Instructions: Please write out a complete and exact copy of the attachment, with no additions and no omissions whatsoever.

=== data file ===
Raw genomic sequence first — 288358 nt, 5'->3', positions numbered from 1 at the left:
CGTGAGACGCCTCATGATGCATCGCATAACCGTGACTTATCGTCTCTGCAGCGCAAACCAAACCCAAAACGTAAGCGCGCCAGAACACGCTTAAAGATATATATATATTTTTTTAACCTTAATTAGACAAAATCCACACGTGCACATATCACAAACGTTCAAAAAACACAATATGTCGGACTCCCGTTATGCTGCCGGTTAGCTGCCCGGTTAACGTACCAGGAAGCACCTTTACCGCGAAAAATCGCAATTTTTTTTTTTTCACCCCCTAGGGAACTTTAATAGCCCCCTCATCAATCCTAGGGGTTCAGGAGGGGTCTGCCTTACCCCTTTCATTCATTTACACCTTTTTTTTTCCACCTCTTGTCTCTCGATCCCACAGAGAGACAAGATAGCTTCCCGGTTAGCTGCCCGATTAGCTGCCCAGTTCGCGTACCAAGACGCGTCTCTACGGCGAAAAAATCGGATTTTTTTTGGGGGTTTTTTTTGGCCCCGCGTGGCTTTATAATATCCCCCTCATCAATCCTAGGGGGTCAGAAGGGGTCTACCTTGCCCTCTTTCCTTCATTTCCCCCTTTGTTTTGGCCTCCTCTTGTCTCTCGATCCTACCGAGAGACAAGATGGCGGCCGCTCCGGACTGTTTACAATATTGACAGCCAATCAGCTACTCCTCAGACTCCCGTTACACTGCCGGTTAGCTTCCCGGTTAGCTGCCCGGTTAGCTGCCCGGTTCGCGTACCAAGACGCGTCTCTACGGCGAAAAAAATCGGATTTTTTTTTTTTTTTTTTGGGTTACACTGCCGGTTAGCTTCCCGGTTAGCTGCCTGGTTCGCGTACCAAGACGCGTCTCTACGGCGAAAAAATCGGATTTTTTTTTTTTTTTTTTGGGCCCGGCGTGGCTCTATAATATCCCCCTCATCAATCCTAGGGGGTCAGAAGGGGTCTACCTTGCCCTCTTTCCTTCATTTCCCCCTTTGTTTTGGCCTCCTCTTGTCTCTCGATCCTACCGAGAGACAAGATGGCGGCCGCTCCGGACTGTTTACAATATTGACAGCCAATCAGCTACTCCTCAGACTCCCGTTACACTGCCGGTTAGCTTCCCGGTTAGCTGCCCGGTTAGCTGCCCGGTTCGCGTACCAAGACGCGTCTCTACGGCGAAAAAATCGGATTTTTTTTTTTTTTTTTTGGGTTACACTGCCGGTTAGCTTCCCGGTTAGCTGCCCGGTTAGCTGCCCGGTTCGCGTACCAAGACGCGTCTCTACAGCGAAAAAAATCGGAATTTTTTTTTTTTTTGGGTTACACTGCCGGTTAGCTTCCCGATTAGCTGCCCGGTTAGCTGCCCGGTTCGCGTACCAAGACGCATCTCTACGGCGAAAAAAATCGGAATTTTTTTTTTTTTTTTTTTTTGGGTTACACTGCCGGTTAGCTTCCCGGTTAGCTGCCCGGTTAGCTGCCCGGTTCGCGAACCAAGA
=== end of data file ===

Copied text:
Raw genomic sequence first — 288358 nt, 5'->3', positions numbered from 1 at the left:
CGTGAGACGCCTCATGATGCATCGCATAACCGTGACTTATCGTCTCTGCAGCGCAAACCAAACCCAAAACGTAAGCGCGCCAGAACACGCTTAAAGATATATATATATTTTTTTAACCTTAATTAGACAAAATCCACACGTGCACATATCACAAACGTTCAAAAAACACAATATGTCGGACTCCCGTTATGCTGCCGGTTAGCTGCCCGGTTAACGTACCAGGAAGCACCTTTACCGCGAAAAATCGCAATTTTTTTTTTTTCACCCCCTAGGGAACTTTAATAGCCCCCTCATCAATCCTAGGGGTTCAGGAGGGGTCTGCCTTACCCCTTTCATTCATTTACACCTTTTTTTTTCCACCTCTTGTCTCTCGATCCCACAGAGAGACAAGATAGCTTCCCGGTTAGCTGCCCGATTAGCTGCCCAGTTCGCGTACCAAGACGCGTCTCTACGGCGAAAAAATCGGATTTTTTTTGGGGGTTTTTTTTGGCCCCGCGTGGCTTTATAATATCCCCCTCATCAATCCTAGGGGGTCAGAAGGGGTCTACCTTGCCCTCTTTCCTTCATTTCCCCCTTTGTTTTGGCCTCCTCTTGTCTCTCGATCCTACCGAGAGACAAGATGGCGGCCGCTCCGGACTGTTTACAATATTGACAGCCAATCAGCTACTCCTCAGACTCCCGTTACACTGCCGGTTAGCTTCCCGGTTAGCTGCCCGGTTAGCTGCCCGGTTCGCGTACCAAGACGCGTCTCTACGGCGAAAAAAATCGGATTTTTTTTTTTTTTTTTTGGGTTACACTGCCGGTTAGCTTCCCGGTTAGCTGCCTGGTTCGCGTACCAAGACGCGTCTCTACGGCGAAAAAATCGGATTTTTTTTTTTTTTTTTTGGGCCCGGCGTGGCTCTATAATATCCCCCTCATCAATCCTAGGGGGTCAGAAGGGGTCTACCTTGCCCTCTTTCCTTCATTTCCCCCTTTGTTTTGGCCTCCTCTTGTCTCTCGATCCTACCGAGAGACAAGATGGCGGCCGCTCCGGACTGTTTACAATATTGACAGCCAATCAGCTACTCCTCAGACTCCCGTTACACTGCCGGTTAGCTTCCCGGTTAGCTGCCCGGTTAGCTGCCCGGTTCGCGTACCAAGACGCGTCTCTACGGCGAAAAAATCGGATTTTTTTTTTTTTTTTTTGGGTTACACTGCCGGTTAGCTTCCCGGTTAGCTGCCCGGTTAGCTGCCCGGTTCGCGTACCAAGACGCGTCTCTACAGCGAAAAAAATCGGAATTTTTTTTTTTTTTGGGTTACACTGCCGGTTAGCTTCCCGATTAGCTGCCCGGTTAGCTGCCCGGTTCGCGTACCAAGACGCATCTCTACGGCGAAAAAAATCGGAATTTTTTTTTTTTTTTTTTTTTGGGTTACACTGCCGGTTAGCTTCCCGGTTAGCTGCCCGGTTAGCTGCCCGGTTCGCGAACCAAGA